“Without love, deeds, even the most brilliant, count as nothing.”

—St. Therese of Lisieux


“Thank the Lord for all the things in which you feel pain, and thus you will be perfect in a short time.”

—St. Mary Magdalen de Pazzi


The sufferings of Our Lord were infinitely valuable because they were accompanied by God’s infinite love for His creatures. But suffering and charity can not only accompany each other, there may even be a fusion between them.

“Do you really want to love Jesus? Then learn first to suffer. It is by suffering that one learns to love.”

—St. Gemma Galgani


“He who wishes to love God does not truly love Him if he has not an ardent and constant desire to suffer for His sake.”

—St. Aloysius Gonzaga


So suffering endured for the love of God, suffering accepted with charity indicates predestination, because the sufferer is like Jesus Christ.

“If God sends you many sufferings, it is a sign that He has great plans for you and He certainly intends to make you a saint.”

—St. Ignatius of Loyola


“There is nothing more painful than suffering, and nothing more joyful than to have suffered.…To the world, suffering is a reproach, but to Me it is an immense honor. Suffering is an extinguisher of My wrath, and an obtainer of My favor. Suffering makes a man in My sight worthy of love, because the sufferer is like Me.”

—Blessed Henry Suso


“We never have a greater reason to rejoice than when we are oppressed and burdened by sufferings and afflictions, because these render us similar to Christ our Lord, and this resemblance is a true sign of our predestination.”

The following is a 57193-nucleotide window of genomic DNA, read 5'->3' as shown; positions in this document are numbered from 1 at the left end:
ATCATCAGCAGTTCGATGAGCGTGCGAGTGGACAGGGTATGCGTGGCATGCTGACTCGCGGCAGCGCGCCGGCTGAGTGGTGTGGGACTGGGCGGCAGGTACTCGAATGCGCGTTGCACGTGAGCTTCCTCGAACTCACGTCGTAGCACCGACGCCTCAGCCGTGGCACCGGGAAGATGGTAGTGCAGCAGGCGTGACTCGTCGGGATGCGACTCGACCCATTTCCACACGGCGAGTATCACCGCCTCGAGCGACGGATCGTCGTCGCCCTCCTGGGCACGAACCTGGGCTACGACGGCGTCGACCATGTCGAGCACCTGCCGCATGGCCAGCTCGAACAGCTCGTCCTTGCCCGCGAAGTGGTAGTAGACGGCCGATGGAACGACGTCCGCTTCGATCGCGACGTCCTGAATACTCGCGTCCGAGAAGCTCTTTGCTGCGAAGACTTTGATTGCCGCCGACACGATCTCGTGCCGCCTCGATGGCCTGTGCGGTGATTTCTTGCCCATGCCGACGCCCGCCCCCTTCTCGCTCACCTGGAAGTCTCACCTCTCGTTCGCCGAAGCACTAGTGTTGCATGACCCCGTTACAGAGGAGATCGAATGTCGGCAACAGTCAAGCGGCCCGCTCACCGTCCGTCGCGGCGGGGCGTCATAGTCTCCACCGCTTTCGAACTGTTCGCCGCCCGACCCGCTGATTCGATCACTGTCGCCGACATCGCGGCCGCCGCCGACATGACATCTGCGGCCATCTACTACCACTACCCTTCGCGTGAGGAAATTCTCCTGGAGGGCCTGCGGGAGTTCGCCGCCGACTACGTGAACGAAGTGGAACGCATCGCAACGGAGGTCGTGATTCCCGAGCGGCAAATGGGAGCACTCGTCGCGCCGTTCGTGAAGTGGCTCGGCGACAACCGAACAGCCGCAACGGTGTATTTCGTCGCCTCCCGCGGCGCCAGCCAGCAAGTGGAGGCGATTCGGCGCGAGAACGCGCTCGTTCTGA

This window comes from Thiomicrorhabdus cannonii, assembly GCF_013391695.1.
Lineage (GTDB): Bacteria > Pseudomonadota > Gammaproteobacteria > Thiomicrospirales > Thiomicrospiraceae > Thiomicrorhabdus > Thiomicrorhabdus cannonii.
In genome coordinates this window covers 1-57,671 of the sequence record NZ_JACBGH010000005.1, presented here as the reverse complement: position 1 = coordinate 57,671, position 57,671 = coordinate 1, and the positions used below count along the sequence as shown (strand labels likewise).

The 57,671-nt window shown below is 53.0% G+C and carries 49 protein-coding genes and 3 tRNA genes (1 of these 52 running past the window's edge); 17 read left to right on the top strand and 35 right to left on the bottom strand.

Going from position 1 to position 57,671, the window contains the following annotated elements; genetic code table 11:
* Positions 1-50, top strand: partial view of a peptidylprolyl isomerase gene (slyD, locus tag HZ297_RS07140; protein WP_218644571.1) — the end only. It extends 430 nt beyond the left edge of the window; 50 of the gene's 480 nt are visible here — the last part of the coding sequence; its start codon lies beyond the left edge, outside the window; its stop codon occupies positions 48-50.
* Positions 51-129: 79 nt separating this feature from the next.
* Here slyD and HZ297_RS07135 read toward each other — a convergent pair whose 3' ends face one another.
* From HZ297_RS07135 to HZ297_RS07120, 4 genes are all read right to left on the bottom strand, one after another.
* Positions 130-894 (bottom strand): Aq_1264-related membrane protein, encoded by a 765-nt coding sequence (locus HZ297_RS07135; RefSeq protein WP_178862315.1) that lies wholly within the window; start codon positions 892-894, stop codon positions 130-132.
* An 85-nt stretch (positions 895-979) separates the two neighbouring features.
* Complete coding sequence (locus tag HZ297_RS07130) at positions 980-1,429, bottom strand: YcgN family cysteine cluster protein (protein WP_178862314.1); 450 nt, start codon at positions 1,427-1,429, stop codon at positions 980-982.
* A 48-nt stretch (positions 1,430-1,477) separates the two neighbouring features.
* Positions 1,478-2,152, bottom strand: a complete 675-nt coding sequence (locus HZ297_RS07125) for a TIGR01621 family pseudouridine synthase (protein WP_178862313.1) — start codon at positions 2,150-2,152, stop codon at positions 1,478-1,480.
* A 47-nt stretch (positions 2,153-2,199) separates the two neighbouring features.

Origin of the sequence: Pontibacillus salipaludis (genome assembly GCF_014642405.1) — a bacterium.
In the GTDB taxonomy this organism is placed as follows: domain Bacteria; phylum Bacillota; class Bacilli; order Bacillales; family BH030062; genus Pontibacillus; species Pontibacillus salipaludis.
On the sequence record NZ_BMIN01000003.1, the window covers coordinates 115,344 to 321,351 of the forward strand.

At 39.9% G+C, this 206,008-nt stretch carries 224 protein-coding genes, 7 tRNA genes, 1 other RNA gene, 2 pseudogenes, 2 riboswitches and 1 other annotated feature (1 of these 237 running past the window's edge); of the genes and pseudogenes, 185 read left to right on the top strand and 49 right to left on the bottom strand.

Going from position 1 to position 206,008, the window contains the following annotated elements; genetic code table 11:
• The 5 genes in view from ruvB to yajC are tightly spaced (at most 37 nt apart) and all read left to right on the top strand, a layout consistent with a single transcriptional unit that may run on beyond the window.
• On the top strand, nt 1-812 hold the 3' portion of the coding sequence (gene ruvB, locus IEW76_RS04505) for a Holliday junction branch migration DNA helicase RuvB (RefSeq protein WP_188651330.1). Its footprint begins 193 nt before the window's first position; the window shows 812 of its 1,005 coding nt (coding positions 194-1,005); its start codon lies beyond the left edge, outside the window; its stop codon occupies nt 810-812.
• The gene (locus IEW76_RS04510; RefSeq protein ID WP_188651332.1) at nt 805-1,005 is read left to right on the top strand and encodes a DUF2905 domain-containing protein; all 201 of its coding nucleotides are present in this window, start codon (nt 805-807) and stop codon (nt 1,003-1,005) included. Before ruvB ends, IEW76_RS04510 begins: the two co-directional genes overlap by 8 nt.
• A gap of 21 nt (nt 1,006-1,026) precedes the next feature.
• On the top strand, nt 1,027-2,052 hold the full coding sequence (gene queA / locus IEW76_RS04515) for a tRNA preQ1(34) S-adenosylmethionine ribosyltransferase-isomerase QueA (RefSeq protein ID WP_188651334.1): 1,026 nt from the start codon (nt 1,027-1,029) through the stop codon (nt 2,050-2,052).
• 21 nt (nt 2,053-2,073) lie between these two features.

—St. Vincent de Paul


Suffering sent us by God that we cannot escape is much more valuable than anything chosen by us.

“Be it known that, in the eyes of God, one gains more merit in a single day through trials given to us by God and neighbor, than in ten years of penances and other practices chosen by us.”

—St. Teresa of Avila


Very frequently prayers ask God to remove pain, suffering, and illness from someone’s life. Unfortunately, wishing suffering away is an impediment to sanctification. So if you have it in you, pray not for the removal of suffering, but ask for the grace to respond to the call of God and embrace suffering wholeheartedly. Never is love for God purer than in suffering.

Dr. Gyula Mago was born in 1938 in Hungary and raised a Catholic. He lived there under Communist rule for 20 years. He obtained his Ph.D. from Cambridge University, England, in 1970 and was Professor of Computer Science until 1999 at the University of North Carolina at Chapel Hill. He now lives in retirement and attends Holy Mass at the Society chapel in Wake Forest, North Carolina.

1 The Theology of Christian Perfection by Antonio Royo and Jordan Aumann (Priory Press, 1962), p.271.

2 The Theology of the Spiritual Life by Joseph de Guibert (Sheed and Ward, 1953), p.95.